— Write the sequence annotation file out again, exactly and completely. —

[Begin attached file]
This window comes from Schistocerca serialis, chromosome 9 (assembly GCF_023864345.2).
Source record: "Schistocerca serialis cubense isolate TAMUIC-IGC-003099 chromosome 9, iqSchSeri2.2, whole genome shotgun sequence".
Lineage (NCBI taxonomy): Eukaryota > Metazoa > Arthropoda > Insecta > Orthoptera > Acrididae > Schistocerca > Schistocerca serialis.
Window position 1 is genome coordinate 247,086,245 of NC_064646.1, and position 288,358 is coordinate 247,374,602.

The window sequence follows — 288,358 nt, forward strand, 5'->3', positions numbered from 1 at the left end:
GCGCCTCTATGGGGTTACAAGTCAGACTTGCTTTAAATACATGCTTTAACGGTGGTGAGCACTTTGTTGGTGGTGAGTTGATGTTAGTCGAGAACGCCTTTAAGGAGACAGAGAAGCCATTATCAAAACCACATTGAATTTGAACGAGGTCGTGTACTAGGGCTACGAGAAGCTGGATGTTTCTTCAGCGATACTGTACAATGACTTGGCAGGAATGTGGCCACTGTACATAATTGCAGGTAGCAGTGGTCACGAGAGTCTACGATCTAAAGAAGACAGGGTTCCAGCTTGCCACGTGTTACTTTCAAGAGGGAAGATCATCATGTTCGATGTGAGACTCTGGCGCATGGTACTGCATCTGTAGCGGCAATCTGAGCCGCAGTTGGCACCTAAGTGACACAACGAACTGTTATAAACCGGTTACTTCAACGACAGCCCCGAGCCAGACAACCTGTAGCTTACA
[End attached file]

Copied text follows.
This window comes from Schistocerca serialis, chromosome 9 (assembly GCF_023864345.2).
Source record: "Schistocerca serialis cubense isolate TAMUIC-IGC-003099 chromosome 9, iqSchSeri2.2, whole genome shotgun sequence".
Lineage (NCBI taxonomy): Eukaryota > Metazoa > Arthropoda > Insecta > Orthoptera > Acrididae > Schistocerca > Schistocerca serialis.
Window position 1 is genome coordinate 247,086,245 of NC_064646.1, and position 288,358 is coordinate 247,374,602.

The window sequence follows — 288,358 nt, forward strand, 5'->3', positions numbered from 1 at the left end:
GCGCCTCTATGGGGTTACAAGTCAGACTTGCTTTAAATACATGCTTTAACGGTGGTGAGCACTTTGTTGGTGGTGAGTTGATGTTAGTCGAGAACGCCTTTAAGGAGACAGAGAAGCCATTATCAAAACCACATTGAATTTGAACGAGGTCGTGTACTAGGGCTACGAGAAGCTGGATGTTTCTTCAGCGATACTGTACAATGACTTGGCAGGAATGTGGCCACTGTACATAATTGCAGGTAGCAGTGGTCACGAGAGTCTACGATCTAAAGAAGACAGGGTTCCAGCTTGCCACGTGTTACTTTCAAGAGGGAAGATCATCATGTTCGATGTGAGACTCTGGCGCATGGTACTGCATCTGTAGCGGCAATCTGAGCCGCAGTTGGCACCTAAGTGACACAACGAACTGTTATAAACCGGTTACTTCAACGACAGCCCCGAGCCAGACAACCTGTAGCTTACA